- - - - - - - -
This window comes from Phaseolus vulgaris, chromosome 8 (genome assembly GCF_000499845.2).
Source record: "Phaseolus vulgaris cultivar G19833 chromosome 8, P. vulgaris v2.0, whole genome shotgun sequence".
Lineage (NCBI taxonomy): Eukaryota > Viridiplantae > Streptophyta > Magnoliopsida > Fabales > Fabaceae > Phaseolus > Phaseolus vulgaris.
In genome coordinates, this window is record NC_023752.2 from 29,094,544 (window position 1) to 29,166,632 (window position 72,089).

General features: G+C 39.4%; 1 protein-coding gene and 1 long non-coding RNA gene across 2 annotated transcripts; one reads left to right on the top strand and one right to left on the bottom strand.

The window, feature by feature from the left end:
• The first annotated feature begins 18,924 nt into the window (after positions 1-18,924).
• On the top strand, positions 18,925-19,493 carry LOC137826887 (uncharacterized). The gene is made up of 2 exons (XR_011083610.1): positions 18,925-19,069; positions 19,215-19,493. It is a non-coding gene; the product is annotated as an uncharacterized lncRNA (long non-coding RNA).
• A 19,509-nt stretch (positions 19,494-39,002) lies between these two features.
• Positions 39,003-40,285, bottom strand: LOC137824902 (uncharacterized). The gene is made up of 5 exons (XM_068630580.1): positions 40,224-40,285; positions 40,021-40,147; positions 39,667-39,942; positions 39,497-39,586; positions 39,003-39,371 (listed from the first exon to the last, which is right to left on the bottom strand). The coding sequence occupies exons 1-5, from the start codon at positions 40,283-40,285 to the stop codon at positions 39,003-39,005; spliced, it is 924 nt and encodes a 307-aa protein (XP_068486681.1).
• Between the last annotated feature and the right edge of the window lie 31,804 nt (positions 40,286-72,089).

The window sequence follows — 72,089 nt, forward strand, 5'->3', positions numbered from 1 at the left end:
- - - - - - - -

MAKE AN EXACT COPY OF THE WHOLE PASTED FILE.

This window comes from Phaseolus vulgaris, chromosome 8 (genome assembly GCF_000499845.2).
Source record: "Phaseolus vulgaris cultivar G19833 chromosome 8, P. vulgaris v2.0, whole genome shotgun sequence".
Lineage (NCBI taxonomy): Eukaryota > Viridiplantae > Streptophyta > Magnoliopsida > Fabales > Fabaceae > Phaseolus > Phaseolus vulgaris.
In genome coordinates, this window is record NC_023752.2 from 29,094,544 (window position 1) to 29,166,632 (window position 72,089).

General features: G+C 39.4%; 1 protein-coding gene and 1 long non-coding RNA gene across 2 annotated transcripts; one reads left to right on the top strand and one right to left on the bottom strand.

The window, feature by feature from the left end:
• The first annotated feature begins 18,924 nt into the window (after positions 1-18,924).
• On the top strand, positions 18,925-19,493 carry LOC137826887 (uncharacterized). The gene is made up of 2 exons (XR_011083610.1): positions 18,925-19,069; positions 19,215-19,493. It is a non-coding gene; the product is annotated as an uncharacterized lncRNA (long non-coding RNA).
• A 19,509-nt stretch (positions 19,494-39,002) lies between these two features.
• Positions 39,003-40,285, bottom strand: LOC137824902 (uncharacterized). The gene is made up of 5 exons (XM_068630580.1): positions 40,224-40,285; positions 40,021-40,147; positions 39,667-39,942; positions 39,497-39,586; positions 39,003-39,371 (listed from the first exon to the last, which is right to left on the bottom strand). The coding sequence occupies exons 1-5, from the start codon at positions 40,283-40,285 to the stop codon at positions 39,003-39,005; spliced, it is 924 nt and encodes a 307-aa protein (XP_068486681.1).
• Between the last annotated feature and the right edge of the window lie 31,804 nt (positions 40,286-72,089).

The window sequence follows — 72,089 nt, forward strand, 5'->3', positions numbered from 1 at the left end: